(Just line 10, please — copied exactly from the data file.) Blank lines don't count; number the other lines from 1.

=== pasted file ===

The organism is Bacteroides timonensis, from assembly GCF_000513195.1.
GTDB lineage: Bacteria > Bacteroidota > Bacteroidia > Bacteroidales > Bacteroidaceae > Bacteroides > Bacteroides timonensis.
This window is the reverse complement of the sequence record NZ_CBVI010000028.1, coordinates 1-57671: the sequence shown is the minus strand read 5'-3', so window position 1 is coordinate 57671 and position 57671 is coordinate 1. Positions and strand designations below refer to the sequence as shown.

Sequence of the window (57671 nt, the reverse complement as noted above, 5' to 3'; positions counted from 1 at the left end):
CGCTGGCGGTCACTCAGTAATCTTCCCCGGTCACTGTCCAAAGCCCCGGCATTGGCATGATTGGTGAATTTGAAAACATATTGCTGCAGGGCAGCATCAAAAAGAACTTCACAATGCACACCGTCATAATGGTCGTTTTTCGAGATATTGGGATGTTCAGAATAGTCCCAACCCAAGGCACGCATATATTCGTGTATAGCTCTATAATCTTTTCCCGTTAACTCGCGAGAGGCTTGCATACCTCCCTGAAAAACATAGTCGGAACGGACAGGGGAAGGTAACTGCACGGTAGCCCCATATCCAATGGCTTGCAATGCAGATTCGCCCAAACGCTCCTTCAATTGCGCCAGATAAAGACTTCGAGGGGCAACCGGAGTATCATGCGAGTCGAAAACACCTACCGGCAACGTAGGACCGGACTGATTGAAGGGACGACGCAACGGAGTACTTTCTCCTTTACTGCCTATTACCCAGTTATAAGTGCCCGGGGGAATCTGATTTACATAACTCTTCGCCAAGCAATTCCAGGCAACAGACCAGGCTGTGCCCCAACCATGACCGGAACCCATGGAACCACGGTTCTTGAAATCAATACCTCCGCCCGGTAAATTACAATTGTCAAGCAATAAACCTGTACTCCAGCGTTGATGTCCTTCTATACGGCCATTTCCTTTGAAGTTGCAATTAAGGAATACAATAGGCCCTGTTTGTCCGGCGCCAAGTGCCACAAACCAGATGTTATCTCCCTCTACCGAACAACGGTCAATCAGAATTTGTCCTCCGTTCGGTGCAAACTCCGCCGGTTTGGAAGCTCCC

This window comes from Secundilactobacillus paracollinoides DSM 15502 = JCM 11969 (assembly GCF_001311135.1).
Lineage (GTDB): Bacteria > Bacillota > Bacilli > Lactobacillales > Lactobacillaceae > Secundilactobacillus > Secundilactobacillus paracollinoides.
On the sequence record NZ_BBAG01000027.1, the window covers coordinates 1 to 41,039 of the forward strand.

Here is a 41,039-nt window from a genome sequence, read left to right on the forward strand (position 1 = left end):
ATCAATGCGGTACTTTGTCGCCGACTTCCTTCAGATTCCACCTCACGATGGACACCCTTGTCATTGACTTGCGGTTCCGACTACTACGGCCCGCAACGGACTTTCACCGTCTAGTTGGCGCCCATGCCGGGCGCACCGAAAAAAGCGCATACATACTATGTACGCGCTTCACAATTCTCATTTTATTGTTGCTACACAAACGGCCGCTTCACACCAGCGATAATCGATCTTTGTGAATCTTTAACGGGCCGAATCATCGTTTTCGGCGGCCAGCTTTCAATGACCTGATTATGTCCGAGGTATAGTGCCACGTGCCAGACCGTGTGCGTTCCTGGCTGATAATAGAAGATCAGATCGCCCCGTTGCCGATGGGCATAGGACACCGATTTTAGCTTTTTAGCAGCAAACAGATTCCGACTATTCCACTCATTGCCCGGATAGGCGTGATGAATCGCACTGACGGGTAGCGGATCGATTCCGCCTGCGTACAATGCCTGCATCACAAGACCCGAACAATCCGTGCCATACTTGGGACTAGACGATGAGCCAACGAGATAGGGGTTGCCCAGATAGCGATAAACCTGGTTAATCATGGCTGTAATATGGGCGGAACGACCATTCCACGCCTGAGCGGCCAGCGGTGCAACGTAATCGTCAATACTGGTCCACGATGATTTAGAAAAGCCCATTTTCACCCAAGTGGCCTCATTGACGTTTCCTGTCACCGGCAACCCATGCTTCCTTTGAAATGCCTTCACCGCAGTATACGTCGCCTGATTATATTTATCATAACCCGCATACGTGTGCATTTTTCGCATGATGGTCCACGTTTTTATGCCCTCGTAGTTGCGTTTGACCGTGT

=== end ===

ATCAATGCGGTACTTTGTCGCCGACTTCCTTCAGATTCCACCTCACGATGGACACCCTTGTCATTGACTTGCGGTTCCGACTACTACGGCCCGCAACGGACTTTCACCGTCTAGTTGGCGCCCATGCCGGGCGCACCGAAAAAAGCGCATACATACTATGTACGCGCTTCACAATTCTCATTTTATTGTTGCTACACAAACGGCCGCTTCACACCAGCGATAATCGATCTTTGTGAATCTTTAACGGGCCGAATCATCGTTTTCGGCGGCCAGCTTTCAATGACCTGATTATGTCCGAGGTATAGTGCCACGTGCCAGACCGTGTGCGTTCCTGGCTGATAATAGAAGATCAGATCGCCCCGTTGCCGATGGGCATAGGACACCGATTTTAGCTTTTTAGCAGCAAACAGATTCCGACTATTCCACTCATTGCCCGGATAGGCGTGATGAATCGCACTGACGGGTAGCGGATCGATTCCGCCTGCGTACAATGCCTGCATCACAAGACCCGAACAATCCGTGCCATACTTGGGACTAGACGATGAGCCAACGAGATAGGGGTTGCCCAGATAGCGATAAACCTGGTTAATCATGGCTGTAATATGGGCGGAACGACCATTCCACGCCTGAGCGGCCAGCGGTGCAACGTAATCGTCAATACTGGTCCACGATGATTTAGAAAAGCCCATTTTCACCCAAGTGGCCTCATTGACGTTTCCTGTCACCGGCAACCCATGCTTCCTTTGAAATGCCTTCACCGCAGTATACGTCGCCTGATTATATTTATCATAACCCGCATACGTGTGCATTTTTCGCATGATGGTCCACGTTTTTATGCCCTCGTAGTTGCGTTTGACCGTGT